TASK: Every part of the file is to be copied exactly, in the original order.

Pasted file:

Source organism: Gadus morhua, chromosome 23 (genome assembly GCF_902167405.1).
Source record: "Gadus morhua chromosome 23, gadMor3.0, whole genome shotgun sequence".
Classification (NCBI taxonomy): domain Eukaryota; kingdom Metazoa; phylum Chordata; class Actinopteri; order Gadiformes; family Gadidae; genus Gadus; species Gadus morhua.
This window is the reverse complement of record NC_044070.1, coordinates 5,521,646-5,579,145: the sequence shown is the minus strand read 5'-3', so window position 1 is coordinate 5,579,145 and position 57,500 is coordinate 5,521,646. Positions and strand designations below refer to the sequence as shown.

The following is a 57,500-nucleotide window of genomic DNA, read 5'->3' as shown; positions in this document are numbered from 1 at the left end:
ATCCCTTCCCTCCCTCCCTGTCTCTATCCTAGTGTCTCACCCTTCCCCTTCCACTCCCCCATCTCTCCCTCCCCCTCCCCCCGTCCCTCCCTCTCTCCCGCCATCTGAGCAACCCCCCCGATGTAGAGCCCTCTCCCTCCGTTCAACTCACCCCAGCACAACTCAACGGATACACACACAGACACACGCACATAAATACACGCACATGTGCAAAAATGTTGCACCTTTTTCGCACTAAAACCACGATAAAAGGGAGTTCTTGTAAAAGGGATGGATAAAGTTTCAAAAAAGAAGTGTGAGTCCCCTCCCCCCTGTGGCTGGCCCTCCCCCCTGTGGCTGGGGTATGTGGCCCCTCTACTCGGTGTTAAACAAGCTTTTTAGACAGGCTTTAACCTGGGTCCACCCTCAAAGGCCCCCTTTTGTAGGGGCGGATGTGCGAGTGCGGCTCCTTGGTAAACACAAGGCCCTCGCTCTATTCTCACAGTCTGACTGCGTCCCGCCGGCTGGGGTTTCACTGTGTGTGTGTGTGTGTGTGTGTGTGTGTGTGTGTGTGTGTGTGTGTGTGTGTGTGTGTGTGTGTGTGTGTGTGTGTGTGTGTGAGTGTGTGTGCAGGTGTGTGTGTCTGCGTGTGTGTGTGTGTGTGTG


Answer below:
Source organism: Gadus morhua, chromosome 23 (genome assembly GCF_902167405.1).
Source record: "Gadus morhua chromosome 23, gadMor3.0, whole genome shotgun sequence".
Classification (NCBI taxonomy): domain Eukaryota; kingdom Metazoa; phylum Chordata; class Actinopteri; order Gadiformes; family Gadidae; genus Gadus; species Gadus morhua.
This window is the reverse complement of record NC_044070.1, coordinates 5,521,646-5,579,145: the sequence shown is the minus strand read 5'-3', so window position 1 is coordinate 5,579,145 and position 57,500 is coordinate 5,521,646. Positions and strand designations below refer to the sequence as shown.

The following is a 57,500-nucleotide window of genomic DNA, read 5'->3' as shown; positions in this document are numbered from 1 at the left end:
ATCCCTTCCCTCCCTCCCTGTCTCTATCCTAGTGTCTCACCCTTCCCCTTCCACTCCCCCATCTCTCCCTCCCCCTCCCCCCGTCCCTCCCTCTCTCCCGCCATCTGAGCAACCCCCCCGATGTAGAGCCCTCTCCCTCCGTTCAACTCACCCCAGCACAACTCAACGGATACACACACAGACACACGCACATAAATACACGCACATGTGCAAAAATGTTGCACCTTTTTCGCACTAAAACCACGATAAAAGGGAGTTCTTGTAAAAGGGATGGATAAAGTTTCAAAAAAGAAGTGTGAGTCCCCTCCCCCCTGTGGCTGGCCCTCCCCCCTGTGGCTGGGGTATGTGGCCCCTCTACTCGGTGTTAAACAAGCTTTTTAGACAGGCTTTAACCTGGGTCCACCCTCAAAGGCCCCCTTTTGTAGGGGCGGATGTGCGAGTGCGGCTCCTTGGTAAACACAAGGCCCTCGCTCTATTCTCACAGTCTGACTGCGTCCCGCCGGCTGGGGTTTCACTGTGTGTGTGTGTGTGTGTGTGTGTGTGTGTGTGTGTGTGTGTGTGTGTGTGTGTGTGTGTGTGTGTGTGTGTGTGTGTGTGTGAGTGTGTGTGCAGGTGTGTGTGTCTGCGTGTGTGTGTGTGTGTGTG